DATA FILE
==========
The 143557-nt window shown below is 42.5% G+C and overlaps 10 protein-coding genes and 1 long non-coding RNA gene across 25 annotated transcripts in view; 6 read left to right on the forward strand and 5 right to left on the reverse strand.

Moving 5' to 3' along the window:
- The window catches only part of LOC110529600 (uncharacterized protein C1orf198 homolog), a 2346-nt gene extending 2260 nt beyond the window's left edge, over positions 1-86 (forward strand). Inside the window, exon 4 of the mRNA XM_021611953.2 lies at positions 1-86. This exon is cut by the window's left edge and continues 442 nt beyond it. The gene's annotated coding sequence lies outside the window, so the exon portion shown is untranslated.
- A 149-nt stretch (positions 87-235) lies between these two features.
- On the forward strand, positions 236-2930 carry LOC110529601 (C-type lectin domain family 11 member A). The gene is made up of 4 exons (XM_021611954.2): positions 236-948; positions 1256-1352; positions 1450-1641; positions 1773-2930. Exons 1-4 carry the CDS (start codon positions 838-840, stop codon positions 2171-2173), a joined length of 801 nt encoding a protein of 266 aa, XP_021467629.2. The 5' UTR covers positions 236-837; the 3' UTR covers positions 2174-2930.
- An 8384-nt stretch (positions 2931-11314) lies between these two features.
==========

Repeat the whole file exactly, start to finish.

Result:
The 143557-nt window shown below is 42.5% G+C and overlaps 10 protein-coding genes and 1 long non-coding RNA gene across 25 annotated transcripts in view; 6 read left to right on the forward strand and 5 right to left on the reverse strand.

Moving 5' to 3' along the window:
- The window catches only part of LOC110529600 (uncharacterized protein C1orf198 homolog), a 2346-nt gene extending 2260 nt beyond the window's left edge, over positions 1-86 (forward strand). Inside the window, exon 4 of the mRNA XM_021611953.2 lies at positions 1-86. This exon is cut by the window's left edge and continues 442 nt beyond it. The gene's annotated coding sequence lies outside the window, so the exon portion shown is untranslated.
- A 149-nt stretch (positions 87-235) lies between these two features.
- On the forward strand, positions 236-2930 carry LOC110529601 (C-type lectin domain family 11 member A). The gene is made up of 4 exons (XM_021611954.2): positions 236-948; positions 1256-1352; positions 1450-1641; positions 1773-2930. Exons 1-4 carry the CDS (start codon positions 838-840, stop codon positions 2171-2173), a joined length of 801 nt encoding a protein of 266 aa, XP_021467629.2. The 5' UTR covers positions 236-837; the 3' UTR covers positions 2174-2930.
- An 8384-nt stretch (positions 2931-11314) lies between these two features.